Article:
An Emblem of History

As you approach the main doors of the hotel lobby today, you will notice the original emblem of the Arctic Club beneath your feet, called Duo Juncti in Uno. This emblem was designed to express a feeling of friendly unity and achievement with two interlaced circles signifying the joining of two persons or bodies of men. The patriarchal cross represents trials or hardships, and the red bar at the top represents those difficulties conquered. The horizonal bar that joins the circles and cross represents unity. Sociability and pleasure are represented by the lower red bar. Throughout the hotel, you will notice this symbol weaved into the details of the interior design, bringing appreciation to the meaning of this historical emblem.  

Arctic Club emblem

Edward S. Curtis Photography

Explore our common spaces or unwind in your room while admiring the indigenous portrait photography displayed on the walls throughout the hotel. Dawson City, in the Yukon territory of Canada, was at the heart of the world-famous Klondike Rush, and many made their way north from Seattle. While some had hopes of acquiring wealth in gold, others were motivated by personal interest.  

Edward S. Curtis

Edward Curtis lived in Seattle when the Gold Rush began; and as a budding photographer of Seattle's elite, he embarked upon the journey to the Yukon goldfields in order to capture the rush through his lens. Curtis claimed his photos captured the mad rush “more clearly and truthfully than any mere pen picture,” depicting the Indigenous peoples of Alaska and the Yukon territories.

Interestingly, Edward's brother Asahel was also introduced to photography in his teens, giving these brothers common interest in this shared fascination and skill. Like his brother, Asahel also documented the Gold Rush; thus, giving importance to the Curtis name in relationship to the Arctic Club Hotel. The Curtis brothers shared an interest of photographing Native American tribes and their way of life even before the rush – thus, these brothers became the perfect candidates for providing a most intimate documentation of these historical events.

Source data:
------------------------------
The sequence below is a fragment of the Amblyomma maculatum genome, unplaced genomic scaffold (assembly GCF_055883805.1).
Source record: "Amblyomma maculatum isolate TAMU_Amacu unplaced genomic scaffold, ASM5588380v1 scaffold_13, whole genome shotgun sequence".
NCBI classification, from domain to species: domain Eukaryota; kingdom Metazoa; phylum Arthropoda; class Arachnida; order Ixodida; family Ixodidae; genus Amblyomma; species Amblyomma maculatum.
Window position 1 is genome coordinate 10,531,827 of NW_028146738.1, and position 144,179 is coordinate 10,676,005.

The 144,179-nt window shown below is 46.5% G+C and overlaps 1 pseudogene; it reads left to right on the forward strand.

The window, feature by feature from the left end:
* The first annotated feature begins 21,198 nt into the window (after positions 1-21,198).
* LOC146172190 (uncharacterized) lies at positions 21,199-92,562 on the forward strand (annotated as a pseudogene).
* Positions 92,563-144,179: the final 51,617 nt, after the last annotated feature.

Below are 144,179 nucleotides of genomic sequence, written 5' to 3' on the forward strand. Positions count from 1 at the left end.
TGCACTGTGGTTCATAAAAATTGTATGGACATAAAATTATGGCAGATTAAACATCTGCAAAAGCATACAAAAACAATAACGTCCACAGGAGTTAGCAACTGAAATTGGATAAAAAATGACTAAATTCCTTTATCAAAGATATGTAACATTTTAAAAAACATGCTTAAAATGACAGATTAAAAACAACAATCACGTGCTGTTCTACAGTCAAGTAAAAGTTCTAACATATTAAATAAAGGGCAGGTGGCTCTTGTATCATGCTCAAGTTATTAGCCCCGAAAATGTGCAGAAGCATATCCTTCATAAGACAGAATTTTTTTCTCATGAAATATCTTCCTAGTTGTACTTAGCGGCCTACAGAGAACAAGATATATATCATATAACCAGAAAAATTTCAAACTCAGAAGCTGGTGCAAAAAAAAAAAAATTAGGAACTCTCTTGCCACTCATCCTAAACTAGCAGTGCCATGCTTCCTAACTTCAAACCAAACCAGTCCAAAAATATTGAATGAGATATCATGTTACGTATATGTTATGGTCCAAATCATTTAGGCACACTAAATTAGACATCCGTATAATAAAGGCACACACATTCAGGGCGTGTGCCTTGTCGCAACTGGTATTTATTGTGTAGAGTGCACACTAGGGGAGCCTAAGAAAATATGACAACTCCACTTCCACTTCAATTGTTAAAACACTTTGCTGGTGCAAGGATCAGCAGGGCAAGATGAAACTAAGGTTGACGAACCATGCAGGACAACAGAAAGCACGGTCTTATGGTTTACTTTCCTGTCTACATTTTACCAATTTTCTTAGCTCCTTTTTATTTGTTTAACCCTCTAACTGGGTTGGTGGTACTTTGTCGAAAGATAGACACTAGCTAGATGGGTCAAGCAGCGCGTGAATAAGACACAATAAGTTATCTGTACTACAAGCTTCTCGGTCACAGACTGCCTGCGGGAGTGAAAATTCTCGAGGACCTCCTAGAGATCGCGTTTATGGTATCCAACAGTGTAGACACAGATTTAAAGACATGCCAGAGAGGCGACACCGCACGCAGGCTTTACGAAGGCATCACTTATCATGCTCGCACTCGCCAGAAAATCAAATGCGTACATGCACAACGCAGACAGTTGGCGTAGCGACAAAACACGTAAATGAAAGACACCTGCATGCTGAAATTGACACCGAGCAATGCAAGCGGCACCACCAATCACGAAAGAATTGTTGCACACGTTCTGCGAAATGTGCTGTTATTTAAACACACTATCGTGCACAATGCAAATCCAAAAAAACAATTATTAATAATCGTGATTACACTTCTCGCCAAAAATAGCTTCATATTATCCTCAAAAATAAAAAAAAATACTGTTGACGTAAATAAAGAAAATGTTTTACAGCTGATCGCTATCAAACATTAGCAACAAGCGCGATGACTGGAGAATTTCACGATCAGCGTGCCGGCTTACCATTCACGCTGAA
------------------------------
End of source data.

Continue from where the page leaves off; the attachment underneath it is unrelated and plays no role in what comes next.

Your arrival today is greeted by many photographs of the original founding members displayed on the walls of the reception area along with a photo of Edward Curtis on the main column to your right; all of which are signed by the respective member and the photographer, Edward Curtis.

The Top Hat and Collar Collection

In a glass-protected display at the front desk, a collection of vintage hats and collars brings you back to the post gold rush era, an era of significance and social status. While this hat collection from 1910-1930 is a later addition to the hotel's interior, it serves as a nod to the origins of the Arctic Club Hotel and its founders. Prestige collides with impeccable fashion taste; thus, a hat and collar collection is born as a nod to the club that once hosted a most affluent circle.

Arctic Club front desk

Sophie Tucker – Sweetheart of the Arctic Club

Sophie Tucker, born in 1886 and known as the “First Lady of Show Business”, was an American singer, comedian, actress and radio personality famous for her delivery of comical and risqué songs and one of the most popular entertainers in the U.S. during the first half of the 20th century. Sophie performed on several different occasions at the Arctic Club and became known as the “Sweetheart of the Arctic Club”. In celebration of the 50th anniversary, artist Eustace Ziegler created a painting of a typical Alaskan scene, describing it: “This is the arctic Club – two men and a friendly glass. For fifty years of friendship, this is how I feel about the Arctic Club”. In 1958, Sophie Tucker played the club's Alaska Night annual dinner.

Sophie Tucker